# Why is probability density = |wavefunction|^2?

• DuckAmuck
In summary, the "rule" that the wavefunction of a particle times its complex conjugate is a probability density is essentially a postulate. It has been motivated by analogy, specifically in the case of a double slit experiment with light. However, there is no derivation of the rule yet and it is not clear why the probability density is not equal to |wavefunction|^4 or some other even number. Further analysis and research may provide a better understanding of the Born rule.
DuckAmuck
I have looked around for an answer to this. People just call it a "rule". So is it just assumed that the wavefunction of a particle times its complex conjugate is a probability density, or is there some way to show this? For instance, why isn't probability density equal to |wavefunction|^4 or some other even number?
Thanks.

There is no derivation of the rule, at least not yet. It is essentially a postulate, though I've seen it motivated by analogy. In particular, in a double slit experiment with light, the intensity of the interference pattern is proportional to the wave amplitude squared. So, by analogy, in single photon/single electron/etc experiments where the peaks build up one particle at a time, the peaks are in some sense a probability density. Since the "wave" nature of the particle is guided by the solutions to the wave equation, one might interpret the square amplitude of the wave function as the probability density.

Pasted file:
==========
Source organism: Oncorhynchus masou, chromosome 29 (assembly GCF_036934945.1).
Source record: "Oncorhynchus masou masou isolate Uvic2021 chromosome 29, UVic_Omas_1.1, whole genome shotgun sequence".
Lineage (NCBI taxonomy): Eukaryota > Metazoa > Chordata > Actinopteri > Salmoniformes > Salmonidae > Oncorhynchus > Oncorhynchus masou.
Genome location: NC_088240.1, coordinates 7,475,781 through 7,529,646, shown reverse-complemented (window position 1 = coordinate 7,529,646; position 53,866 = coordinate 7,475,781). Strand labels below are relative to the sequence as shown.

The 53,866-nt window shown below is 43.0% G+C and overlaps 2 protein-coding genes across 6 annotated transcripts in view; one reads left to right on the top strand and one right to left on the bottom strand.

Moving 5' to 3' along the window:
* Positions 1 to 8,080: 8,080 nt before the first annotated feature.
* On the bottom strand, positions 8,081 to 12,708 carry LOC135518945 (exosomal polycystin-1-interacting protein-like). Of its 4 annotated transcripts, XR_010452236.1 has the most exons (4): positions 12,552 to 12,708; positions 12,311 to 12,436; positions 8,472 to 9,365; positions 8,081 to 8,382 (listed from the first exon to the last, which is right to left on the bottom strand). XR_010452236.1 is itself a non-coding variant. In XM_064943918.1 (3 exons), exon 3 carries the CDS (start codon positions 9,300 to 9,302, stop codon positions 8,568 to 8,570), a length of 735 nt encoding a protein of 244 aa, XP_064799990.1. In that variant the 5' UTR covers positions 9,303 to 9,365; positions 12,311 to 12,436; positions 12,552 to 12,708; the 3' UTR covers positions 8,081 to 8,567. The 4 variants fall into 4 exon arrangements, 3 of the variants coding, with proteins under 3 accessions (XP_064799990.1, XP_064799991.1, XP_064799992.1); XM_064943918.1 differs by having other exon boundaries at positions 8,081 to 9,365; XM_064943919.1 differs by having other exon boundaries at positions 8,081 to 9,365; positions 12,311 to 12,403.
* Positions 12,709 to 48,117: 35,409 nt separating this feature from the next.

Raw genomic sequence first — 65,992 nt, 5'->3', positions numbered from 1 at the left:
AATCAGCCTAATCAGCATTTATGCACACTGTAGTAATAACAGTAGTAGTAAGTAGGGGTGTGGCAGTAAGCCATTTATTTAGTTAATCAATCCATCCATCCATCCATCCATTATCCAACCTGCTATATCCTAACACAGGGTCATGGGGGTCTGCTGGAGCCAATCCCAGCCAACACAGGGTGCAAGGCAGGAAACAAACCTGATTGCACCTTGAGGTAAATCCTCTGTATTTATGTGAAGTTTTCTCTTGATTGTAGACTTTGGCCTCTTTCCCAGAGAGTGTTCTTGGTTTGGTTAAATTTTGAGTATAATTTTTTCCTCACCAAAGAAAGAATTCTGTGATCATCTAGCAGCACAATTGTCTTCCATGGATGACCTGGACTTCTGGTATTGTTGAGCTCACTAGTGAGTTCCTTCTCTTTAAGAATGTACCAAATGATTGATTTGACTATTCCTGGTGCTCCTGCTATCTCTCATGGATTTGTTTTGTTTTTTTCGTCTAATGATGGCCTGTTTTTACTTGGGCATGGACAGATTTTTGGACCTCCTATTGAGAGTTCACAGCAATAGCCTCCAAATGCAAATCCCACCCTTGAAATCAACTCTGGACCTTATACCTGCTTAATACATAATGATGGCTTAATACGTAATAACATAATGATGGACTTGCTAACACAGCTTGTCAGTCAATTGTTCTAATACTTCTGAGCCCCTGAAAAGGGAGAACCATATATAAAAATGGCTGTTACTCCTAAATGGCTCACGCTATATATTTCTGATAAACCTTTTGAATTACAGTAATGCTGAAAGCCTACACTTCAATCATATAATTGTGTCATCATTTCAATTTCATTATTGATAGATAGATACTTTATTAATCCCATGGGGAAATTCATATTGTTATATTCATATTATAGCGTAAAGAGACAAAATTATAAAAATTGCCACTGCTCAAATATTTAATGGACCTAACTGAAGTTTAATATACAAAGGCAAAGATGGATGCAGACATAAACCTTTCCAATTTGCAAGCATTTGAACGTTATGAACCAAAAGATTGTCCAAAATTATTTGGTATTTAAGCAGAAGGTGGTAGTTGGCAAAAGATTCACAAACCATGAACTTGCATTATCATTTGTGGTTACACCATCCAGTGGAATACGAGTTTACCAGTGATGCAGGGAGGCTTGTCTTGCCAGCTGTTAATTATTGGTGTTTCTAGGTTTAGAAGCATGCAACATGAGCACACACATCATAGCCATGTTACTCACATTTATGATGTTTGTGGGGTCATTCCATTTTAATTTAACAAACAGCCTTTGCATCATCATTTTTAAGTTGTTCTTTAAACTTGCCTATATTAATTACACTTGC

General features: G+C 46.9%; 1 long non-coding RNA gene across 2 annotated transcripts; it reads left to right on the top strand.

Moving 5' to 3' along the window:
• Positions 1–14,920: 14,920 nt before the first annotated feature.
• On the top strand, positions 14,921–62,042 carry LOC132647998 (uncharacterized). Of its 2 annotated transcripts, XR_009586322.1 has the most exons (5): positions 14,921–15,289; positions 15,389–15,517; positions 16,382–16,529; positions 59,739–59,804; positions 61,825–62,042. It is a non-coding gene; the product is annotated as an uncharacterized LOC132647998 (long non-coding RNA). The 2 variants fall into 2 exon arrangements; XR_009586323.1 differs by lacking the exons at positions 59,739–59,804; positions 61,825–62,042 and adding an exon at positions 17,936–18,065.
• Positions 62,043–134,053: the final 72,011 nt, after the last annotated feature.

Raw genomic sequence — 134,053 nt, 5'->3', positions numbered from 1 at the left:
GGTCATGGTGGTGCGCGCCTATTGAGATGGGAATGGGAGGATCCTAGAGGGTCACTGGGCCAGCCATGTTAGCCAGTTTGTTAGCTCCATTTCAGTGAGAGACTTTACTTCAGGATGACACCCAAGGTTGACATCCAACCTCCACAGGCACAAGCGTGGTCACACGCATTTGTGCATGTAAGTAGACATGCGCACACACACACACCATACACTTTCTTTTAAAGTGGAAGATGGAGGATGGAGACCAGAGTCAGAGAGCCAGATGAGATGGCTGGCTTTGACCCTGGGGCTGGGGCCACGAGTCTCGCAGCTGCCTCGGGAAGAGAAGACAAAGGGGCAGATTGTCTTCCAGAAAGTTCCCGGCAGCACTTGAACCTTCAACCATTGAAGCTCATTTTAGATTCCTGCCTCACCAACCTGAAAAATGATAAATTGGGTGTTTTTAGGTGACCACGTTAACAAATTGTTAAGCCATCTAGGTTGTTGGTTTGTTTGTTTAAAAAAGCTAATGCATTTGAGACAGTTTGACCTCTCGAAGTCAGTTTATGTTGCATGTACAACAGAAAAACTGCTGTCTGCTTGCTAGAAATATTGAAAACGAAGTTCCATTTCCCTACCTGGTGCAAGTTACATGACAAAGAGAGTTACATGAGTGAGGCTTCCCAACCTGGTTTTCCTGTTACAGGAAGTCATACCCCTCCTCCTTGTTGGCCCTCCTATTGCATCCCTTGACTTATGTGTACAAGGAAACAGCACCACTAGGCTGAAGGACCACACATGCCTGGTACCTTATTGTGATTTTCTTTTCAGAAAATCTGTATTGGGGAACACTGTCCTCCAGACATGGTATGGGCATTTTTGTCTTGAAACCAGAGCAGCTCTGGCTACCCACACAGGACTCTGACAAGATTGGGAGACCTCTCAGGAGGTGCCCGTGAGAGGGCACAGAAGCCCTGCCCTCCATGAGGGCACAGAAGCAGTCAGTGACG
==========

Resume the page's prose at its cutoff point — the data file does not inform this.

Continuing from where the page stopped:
There may be more careful analyses that motivate the Born rule better, but I'm not aware of them. See the wikipedia page for more information (and links to more).

## 1. What is probability density?

Probability density is a measure of the likelihood that a certain event will occur. In the context of quantum mechanics, it refers to the probability of finding a particle in a particular location within a given space.

## 2. What is a wavefunction?

A wavefunction is a mathematical representation of the state of a quantum system. It describes the probability amplitude of a particle at any given point in space and time.

## 3. Why is probability density equal to the absolute value of the wavefunction squared?

This is a fundamental principle of quantum mechanics known as the Born rule. It states that the probability of finding a particle at a specific location is equal to the square of the magnitude of the wavefunction at that point.

## 4. How does the wavefunction relate to the physical properties of a particle?

The wavefunction contains information about the position, momentum, and other physical properties of a particle. It can be used to calculate the probability of a particle having a certain position or momentum at a given time.

## 5. Can the wavefunction change over time?

Yes, according to the Schrödinger equation, the wavefunction can change over time as the quantum system evolves. This allows us to make predictions about the behavior of particles in quantum systems.

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